Memories of Love Conquer Parkinson’s Pains
At the end of 2007, I met my wife the way many people meet these days – on an online dating site. It’s been a long journey since then; however, we’ve been together since that first date when I thought she ditched “boring me” at the movie theater. Fortunately, it was only a case of food poisoning, and our love shows we’re better together.
In October 2008, I proposed to her in a hotel room that we went to in order to go hiking in the waterfalls of the Poconos. Back then, we did a lot of hiking to see waterfalls. In many ways, Heather liking waterfalls was conditional of our relationship working. I remember taking her to Ricketts Glen, a huge waterfall state park in Pennsylvania that had 22 waterfalls over 10 feet on one trail alone. I had been there in all seasons, and that May day-trip seemed like a box to check on long-term relationship acceptable. While it rained for the final half mile to the car, we had a lot of fun and there was a double rainbow on the journey home. Five months later, I fully accessorized her with the diamond she still wears.
On August 15, 2009, we were married at Toledo Botanical Garden. Stately mansions were never us. Even in about a half of foot of snow, I knew this park was her, and so it was. That day, we celebrated with family and friends in her sister’s backyard. A month later, my Pennsylvania family celebrated in a picnic glen outside of Reading, Pennsylvania.
Up to that point, we had made a lot of memories. We had been to Ohio, Florida, Virginia, Washington D.C., New York, Baltimore, and all over Pennsylvania. For our honeymoon, we were in Elkins, West Virginia. We saw the natural beauty of America, historical and literary places, cities of wonder, paranormal excursions, many flowers, and family. With Heather there have always been flowers, and there always will be.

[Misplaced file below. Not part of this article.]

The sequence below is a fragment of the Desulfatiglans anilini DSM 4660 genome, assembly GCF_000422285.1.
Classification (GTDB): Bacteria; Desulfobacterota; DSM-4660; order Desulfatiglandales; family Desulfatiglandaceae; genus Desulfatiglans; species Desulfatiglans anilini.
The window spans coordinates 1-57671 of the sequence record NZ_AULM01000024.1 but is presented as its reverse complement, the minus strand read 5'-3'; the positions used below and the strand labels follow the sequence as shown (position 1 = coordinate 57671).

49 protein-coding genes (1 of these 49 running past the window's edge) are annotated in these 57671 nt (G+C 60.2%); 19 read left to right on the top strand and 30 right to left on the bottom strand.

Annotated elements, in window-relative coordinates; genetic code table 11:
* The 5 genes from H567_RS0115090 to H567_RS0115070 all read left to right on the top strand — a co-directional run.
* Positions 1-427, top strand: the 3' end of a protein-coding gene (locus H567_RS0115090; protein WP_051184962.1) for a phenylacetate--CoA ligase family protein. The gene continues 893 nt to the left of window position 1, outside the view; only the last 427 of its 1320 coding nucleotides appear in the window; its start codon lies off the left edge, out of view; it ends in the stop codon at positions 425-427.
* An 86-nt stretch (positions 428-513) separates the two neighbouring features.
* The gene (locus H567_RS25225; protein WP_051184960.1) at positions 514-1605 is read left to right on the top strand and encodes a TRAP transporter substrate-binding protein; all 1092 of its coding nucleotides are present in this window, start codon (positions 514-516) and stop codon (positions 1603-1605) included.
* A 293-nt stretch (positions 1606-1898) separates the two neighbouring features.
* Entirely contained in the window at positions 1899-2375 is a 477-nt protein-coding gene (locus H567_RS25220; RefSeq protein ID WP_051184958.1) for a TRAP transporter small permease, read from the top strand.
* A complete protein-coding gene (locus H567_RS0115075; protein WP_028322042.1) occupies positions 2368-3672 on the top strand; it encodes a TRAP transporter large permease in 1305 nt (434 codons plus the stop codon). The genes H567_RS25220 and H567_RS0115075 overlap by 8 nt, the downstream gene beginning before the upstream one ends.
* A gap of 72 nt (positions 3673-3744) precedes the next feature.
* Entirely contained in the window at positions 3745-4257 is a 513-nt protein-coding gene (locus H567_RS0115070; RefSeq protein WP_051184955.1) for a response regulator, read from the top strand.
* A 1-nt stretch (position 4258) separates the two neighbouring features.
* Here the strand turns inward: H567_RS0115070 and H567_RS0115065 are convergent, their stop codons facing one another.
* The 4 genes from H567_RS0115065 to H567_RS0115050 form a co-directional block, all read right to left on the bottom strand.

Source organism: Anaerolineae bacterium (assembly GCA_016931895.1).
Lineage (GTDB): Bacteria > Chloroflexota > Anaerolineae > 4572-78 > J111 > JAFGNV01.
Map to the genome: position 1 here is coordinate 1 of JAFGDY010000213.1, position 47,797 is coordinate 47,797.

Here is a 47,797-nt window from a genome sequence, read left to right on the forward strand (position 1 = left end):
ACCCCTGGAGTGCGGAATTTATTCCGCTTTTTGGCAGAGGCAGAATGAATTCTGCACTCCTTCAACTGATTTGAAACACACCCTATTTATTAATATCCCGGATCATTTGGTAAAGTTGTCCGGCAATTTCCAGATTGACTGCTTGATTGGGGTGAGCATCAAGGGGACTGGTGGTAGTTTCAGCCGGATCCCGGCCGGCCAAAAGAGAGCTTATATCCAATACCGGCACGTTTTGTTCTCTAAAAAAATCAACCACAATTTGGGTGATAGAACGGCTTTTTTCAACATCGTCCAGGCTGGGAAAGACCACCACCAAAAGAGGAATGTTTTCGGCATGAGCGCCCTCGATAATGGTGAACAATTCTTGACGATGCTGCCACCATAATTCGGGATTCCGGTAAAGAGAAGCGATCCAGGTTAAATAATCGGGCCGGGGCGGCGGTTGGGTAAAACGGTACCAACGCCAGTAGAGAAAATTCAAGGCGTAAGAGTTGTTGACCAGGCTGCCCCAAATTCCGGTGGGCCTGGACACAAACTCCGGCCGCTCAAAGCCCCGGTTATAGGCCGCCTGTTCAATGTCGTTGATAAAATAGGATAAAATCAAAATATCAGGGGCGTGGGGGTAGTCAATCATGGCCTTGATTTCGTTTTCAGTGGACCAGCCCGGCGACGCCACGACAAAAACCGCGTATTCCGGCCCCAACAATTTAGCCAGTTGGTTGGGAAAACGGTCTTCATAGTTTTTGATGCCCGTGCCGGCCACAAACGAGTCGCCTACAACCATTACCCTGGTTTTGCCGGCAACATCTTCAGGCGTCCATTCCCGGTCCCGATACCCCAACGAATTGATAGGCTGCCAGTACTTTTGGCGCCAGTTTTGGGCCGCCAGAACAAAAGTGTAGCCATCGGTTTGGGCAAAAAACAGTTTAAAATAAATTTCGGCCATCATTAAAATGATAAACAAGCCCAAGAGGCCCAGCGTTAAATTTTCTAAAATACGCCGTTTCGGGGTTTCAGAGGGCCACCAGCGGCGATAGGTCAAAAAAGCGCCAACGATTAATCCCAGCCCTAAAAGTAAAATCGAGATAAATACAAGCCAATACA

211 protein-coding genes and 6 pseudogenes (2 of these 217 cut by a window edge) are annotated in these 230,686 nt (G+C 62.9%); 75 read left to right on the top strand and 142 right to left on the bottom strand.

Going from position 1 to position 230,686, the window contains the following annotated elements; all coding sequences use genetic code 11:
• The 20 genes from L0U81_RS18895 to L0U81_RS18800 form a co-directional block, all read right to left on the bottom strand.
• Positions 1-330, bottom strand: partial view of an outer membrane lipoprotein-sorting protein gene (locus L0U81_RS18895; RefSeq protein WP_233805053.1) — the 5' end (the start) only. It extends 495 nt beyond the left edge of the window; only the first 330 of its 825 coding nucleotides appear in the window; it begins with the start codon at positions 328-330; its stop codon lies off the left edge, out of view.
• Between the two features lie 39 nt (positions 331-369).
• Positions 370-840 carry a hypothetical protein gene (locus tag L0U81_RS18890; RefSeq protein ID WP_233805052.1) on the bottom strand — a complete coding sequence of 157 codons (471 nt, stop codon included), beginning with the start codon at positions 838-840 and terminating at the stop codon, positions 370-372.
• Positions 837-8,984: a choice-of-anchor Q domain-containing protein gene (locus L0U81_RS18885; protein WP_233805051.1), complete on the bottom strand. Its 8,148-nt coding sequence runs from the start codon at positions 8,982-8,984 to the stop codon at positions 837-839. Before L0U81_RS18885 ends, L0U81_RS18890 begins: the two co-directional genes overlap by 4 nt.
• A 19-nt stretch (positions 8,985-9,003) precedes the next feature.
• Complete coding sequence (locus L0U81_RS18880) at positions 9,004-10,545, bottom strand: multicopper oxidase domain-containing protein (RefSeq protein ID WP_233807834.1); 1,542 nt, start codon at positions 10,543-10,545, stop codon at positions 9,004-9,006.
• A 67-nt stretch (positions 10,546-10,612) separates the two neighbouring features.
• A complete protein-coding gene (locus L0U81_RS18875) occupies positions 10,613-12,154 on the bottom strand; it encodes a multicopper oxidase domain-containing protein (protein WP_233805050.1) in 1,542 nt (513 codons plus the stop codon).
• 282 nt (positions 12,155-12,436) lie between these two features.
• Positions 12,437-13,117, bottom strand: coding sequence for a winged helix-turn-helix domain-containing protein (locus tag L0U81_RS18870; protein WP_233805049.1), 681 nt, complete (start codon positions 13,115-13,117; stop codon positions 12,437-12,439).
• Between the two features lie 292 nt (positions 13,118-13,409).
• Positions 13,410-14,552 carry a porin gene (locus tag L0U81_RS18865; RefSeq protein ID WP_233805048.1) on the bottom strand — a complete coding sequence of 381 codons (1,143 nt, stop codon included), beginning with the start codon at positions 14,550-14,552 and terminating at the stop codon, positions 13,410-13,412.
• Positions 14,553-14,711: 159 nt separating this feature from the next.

Since that point, we have been to Jamaica, Iceland, Mexico, Greece, Italy, the California coast, the deserts of the Colorado Plateau, New Orleans, Florida, Georgia, New England, the Atlantic Coast, and more places than I can remember. Since we don’t have kids, it’s easier to make travel memories. That said, we do have over 20 nieces and nephews for their memories.
Our memories have always been been special, even when they don’t go as planned or aren’t as expected. On our engagement weekend, we had to switch hotel rooms after a Jacuzzi leak through our ceiling! After we got married, we headed off to our hotel room and stopped at an Arby’s. Player’s Club, I know! Now, it’s a wedding tradition to think about the fast food restaurant that has the meats!
Then again, we have had romantic memories such as the night we saw shooting stars over Letchworth State Park in western New York. I wished for Heather’s happiness, and the next night we received a phone call that we had won $10,000 in a church lottery drawing. Magical interventions seemed like something that just happened to us.
However, life hasn’t been all double rainbows in Iceland. We’ve been through job changes, family members passing away, and other tough times, too. “In sickness and health” has become more than just one bad night of food poisoning in Page, Arizona. Seeing each other suffer has been more than just supporting Heather through gall bladder removal surgery and a torn ACL in Icebox Canyon (outside Las Vegas). It hasn’t been nearly as funny as when she watched a pine cone fall and hit me really good where it counts!